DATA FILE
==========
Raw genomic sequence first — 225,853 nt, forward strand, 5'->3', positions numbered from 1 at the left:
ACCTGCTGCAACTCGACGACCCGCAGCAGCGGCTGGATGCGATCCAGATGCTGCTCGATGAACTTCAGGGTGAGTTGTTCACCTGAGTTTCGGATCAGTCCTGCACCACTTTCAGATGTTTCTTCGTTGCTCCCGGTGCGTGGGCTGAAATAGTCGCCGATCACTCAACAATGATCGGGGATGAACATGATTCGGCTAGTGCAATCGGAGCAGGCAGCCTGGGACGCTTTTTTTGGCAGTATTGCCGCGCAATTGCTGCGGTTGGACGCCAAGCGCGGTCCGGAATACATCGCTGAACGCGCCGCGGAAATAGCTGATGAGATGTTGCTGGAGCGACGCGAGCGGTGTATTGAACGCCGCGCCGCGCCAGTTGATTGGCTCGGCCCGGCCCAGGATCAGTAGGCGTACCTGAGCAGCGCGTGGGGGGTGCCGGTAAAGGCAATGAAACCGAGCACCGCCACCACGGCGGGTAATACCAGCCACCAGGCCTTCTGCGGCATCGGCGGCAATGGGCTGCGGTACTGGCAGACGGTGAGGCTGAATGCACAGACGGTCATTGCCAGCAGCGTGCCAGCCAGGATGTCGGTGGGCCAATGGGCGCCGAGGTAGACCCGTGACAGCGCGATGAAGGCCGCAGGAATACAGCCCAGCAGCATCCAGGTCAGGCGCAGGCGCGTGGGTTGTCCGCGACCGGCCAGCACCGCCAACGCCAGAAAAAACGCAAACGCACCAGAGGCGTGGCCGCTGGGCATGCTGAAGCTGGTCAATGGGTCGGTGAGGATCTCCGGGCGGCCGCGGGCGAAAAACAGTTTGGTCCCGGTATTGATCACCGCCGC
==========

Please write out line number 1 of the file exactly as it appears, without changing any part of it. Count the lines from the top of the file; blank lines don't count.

Raw genomic sequence first — 225,853 nt, forward strand, 5'->3', positions numbered from 1 at the left: